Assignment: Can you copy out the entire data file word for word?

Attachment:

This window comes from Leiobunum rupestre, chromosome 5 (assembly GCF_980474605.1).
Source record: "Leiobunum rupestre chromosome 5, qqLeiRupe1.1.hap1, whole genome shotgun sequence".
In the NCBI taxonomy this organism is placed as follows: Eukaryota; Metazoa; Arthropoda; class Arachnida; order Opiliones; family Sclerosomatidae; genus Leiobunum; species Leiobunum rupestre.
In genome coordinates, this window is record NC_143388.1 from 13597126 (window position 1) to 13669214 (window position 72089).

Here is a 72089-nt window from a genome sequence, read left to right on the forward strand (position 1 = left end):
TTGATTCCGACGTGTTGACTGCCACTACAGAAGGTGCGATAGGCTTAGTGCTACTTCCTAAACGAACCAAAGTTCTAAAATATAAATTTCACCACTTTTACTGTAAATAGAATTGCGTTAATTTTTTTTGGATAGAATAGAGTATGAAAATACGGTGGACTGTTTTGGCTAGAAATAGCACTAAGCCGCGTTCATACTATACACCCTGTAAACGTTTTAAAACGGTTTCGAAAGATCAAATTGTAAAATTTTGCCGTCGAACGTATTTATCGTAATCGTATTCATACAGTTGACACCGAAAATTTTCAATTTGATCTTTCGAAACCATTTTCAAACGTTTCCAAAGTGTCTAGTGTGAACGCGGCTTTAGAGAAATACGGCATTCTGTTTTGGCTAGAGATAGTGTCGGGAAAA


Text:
This window comes from Leiobunum rupestre, chromosome 5 (assembly GCF_980474605.1).
Source record: "Leiobunum rupestre chromosome 5, qqLeiRupe1.1.hap1, whole genome shotgun sequence".
In the NCBI taxonomy this organism is placed as follows: Eukaryota; Metazoa; Arthropoda; class Arachnida; order Opiliones; family Sclerosomatidae; genus Leiobunum; species Leiobunum rupestre.
In genome coordinates, this window is record NC_143388.1 from 13597126 (window position 1) to 13669214 (window position 72089).

Here is a 72089-nt window from a genome sequence, read left to right on the forward strand (position 1 = left end):
TTGATTCCGACGTGTTGACTGCCACTACAGAAGGTGCGATAGGCTTAGTGCTACTTCCTAAACGAACCAAAGTTCTAAAATATAAATTTCACCACTTTTACTGTAAATAGAATTGCGTTAATTTTTTTTGGATAGAATAGAGTATGAAAATACGGTGGACTGTTTTGGCTAGAAATAGCACTAAGCCGCGTTCATACTATACACCCTGTAAACGTTTTAAAACGGTTTCGAAAGATCAAATTGTAAAATTTTGCCGTCGAACGTATTTATCGTAATCGTATTCATACAGTTGACACCGAAAATTTTCAATTTGATCTTTCGAAACCATTTTCAAACGTTTCCAAAGTGTCTAGTGTGAACGCGGCTTTAGAGAAATACGGCATTCTGTTTTGGCTAGAGATAGTGTCGGGAAAA